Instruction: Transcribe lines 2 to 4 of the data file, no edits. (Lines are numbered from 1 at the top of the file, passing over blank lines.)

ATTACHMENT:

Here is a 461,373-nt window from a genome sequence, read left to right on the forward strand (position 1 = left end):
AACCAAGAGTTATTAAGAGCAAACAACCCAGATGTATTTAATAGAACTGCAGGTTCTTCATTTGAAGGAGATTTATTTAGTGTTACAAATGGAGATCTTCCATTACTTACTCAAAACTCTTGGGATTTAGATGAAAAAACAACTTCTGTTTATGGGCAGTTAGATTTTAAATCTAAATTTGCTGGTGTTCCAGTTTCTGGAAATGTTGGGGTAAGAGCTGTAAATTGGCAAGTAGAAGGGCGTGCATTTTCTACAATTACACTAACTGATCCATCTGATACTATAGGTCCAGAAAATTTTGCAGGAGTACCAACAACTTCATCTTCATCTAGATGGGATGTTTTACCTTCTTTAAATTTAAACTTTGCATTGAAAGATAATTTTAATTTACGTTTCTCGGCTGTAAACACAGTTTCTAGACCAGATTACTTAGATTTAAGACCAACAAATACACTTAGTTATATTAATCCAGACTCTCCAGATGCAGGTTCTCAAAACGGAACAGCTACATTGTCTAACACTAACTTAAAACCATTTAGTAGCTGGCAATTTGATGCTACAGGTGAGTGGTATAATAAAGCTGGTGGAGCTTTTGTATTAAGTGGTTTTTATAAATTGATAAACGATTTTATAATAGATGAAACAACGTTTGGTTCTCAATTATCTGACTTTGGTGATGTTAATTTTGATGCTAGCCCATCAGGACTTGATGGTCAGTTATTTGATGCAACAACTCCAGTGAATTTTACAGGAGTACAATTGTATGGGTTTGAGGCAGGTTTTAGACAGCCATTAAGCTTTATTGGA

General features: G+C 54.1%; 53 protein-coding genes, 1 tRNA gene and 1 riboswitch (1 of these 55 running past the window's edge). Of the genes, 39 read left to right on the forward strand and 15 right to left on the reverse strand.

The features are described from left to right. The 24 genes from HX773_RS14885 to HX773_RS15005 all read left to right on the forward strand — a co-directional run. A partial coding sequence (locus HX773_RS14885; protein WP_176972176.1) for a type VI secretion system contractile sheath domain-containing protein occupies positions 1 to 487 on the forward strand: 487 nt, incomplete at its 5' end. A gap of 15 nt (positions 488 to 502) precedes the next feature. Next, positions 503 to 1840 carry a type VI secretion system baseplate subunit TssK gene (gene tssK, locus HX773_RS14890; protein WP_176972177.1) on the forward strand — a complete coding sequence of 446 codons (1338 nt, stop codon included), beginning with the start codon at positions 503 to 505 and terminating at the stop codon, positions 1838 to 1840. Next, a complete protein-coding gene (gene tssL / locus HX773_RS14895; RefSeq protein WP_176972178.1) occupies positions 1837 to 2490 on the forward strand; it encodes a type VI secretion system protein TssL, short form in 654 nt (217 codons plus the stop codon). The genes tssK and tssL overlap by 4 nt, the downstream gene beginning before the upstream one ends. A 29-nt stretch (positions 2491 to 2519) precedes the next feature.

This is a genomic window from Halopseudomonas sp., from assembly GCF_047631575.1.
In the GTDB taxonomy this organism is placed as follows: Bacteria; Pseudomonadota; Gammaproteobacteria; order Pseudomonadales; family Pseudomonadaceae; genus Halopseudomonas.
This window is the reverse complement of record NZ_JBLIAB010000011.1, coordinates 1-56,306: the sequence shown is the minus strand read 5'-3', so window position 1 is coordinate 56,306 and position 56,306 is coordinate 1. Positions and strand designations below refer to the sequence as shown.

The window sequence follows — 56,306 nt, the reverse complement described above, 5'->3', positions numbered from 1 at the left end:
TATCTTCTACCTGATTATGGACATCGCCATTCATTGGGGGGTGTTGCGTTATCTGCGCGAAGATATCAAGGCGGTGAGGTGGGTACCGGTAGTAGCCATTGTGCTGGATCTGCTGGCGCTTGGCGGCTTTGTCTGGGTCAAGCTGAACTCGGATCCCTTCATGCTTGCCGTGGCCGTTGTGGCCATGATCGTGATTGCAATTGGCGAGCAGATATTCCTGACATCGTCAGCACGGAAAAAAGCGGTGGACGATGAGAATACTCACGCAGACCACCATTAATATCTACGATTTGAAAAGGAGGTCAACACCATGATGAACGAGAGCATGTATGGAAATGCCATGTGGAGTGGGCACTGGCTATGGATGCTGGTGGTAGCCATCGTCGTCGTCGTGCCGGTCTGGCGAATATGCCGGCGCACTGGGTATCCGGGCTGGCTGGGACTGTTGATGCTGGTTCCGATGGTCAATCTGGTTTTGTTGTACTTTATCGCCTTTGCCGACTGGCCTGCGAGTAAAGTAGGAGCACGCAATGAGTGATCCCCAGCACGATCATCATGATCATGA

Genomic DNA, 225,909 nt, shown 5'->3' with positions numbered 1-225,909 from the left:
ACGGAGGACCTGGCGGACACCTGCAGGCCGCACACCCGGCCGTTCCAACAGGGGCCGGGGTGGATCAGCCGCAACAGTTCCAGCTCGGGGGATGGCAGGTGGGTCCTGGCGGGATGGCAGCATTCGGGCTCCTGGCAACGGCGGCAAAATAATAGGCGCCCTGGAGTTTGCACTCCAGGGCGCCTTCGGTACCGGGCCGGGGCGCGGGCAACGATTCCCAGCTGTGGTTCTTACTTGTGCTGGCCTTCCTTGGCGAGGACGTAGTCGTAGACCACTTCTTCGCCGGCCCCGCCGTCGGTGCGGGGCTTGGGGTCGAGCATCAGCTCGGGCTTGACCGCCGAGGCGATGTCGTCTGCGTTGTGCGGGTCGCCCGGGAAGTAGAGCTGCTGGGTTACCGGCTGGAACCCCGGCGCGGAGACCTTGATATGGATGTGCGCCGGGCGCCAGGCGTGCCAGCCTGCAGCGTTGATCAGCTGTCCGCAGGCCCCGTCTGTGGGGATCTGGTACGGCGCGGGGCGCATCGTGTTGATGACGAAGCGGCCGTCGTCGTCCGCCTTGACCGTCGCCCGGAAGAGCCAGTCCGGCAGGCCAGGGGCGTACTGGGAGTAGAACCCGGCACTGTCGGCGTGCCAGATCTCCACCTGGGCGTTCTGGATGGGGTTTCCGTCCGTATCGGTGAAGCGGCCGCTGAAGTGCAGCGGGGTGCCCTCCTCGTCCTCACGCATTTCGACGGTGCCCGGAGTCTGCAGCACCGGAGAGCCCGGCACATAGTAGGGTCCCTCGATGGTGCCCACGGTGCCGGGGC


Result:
AACCAAGAGTTATTAAGAGCAAACAACCCAGATGTATTTAATAGAACTGCAGGTTCTTCATTTGAAGGAGATTTATTTAGTGTTACAAATGGAGATCTTCCATTACTTACTCAAAACTCTTGGGATTTAGATGAAAAAACAACTTCTGTTTATGGGCAGTTAGATTTTAAATCTAAATTTGCTGGTGTTCCAGTTTCTGGAAATGTTGGGGTAAGAGCTGTAAATTGGCAAGTAGAAGGGCGTGCATTTTCTACAATTACACTAACTGATCCATCTGATACTATAGGTCCAGAAAATTTTGCAGGAGTACCAACAACTTCATCTTCATCTAGATGGGATGTTTTACCTTCTTTAAATTTAAACTTTGCATTGAAAGATAATTTTAATTTACGTTTCTCGGCTGTAAACACAGTTTCTAGACCAGATTACTTAGATTTAAGACCAACAAATACACTTAGTTATATTAATCCAGACTCTCCAGATGCAGGTTCTCAAAACGGAACAGCTACATTGTCTAACACTAACTTAAAACCATTTAGTAGCTGGCAATTTGATGCTACAGGTGAGTGGTATAATAAAGCTGGTGGAGCTTTTGTATTAAGTGGTTTTTATAAATTGATAAACGATTTTATAATAGATGAAACAACGTTTGGTTCTCAATTATCTGACTTTGGTGATGTTAATTTTGATGCTAGCCCATCAGGACTTGATGGTCAGTTATTTGATGCAACAACTCCAGTGAATTTTACAGGAGTACAATTGTATGGGTTTGAGGCAGGTTTTAGACAGCCATTAAGCTTTATTGGA

General features: G+C 54.1%; 53 protein-coding genes, 1 tRNA gene and 1 riboswitch (1 of these 55 running past the window's edge). Of the genes, 39 read left to right on the forward strand and 15 right to left on the reverse strand.

The features are described from left to right. The 24 genes from HX773_RS14885 to HX773_RS15005 all read left to right on the forward strand — a co-directional run. A partial coding sequence (locus HX773_RS14885; protein WP_176972176.1) for a type VI secretion system contractile sheath domain-containing protein occupies positions 1 to 487 on the forward strand: 487 nt, incomplete at its 5' end. A gap of 15 nt (positions 488 to 502) precedes the next feature. Next, positions 503 to 1840 carry a type VI secretion system baseplate subunit TssK gene (gene tssK, locus HX773_RS14890; protein WP_176972177.1) on the forward strand — a complete coding sequence of 446 codons (1338 nt, stop codon included), beginning with the start codon at positions 503 to 505 and terminating at the stop codon, positions 1838 to 1840. Next, a complete protein-coding gene (gene tssL / locus HX773_RS14895; RefSeq protein WP_176972178.1) occupies positions 1837 to 2490 on the forward strand; it encodes a type VI secretion system protein TssL, short form in 654 nt (217 codons plus the stop codon). The genes tssK and tssL overlap by 4 nt, the downstream gene beginning before the upstream one ends. A 29-nt stretch (positions 2491 to 2519) precedes the next feature.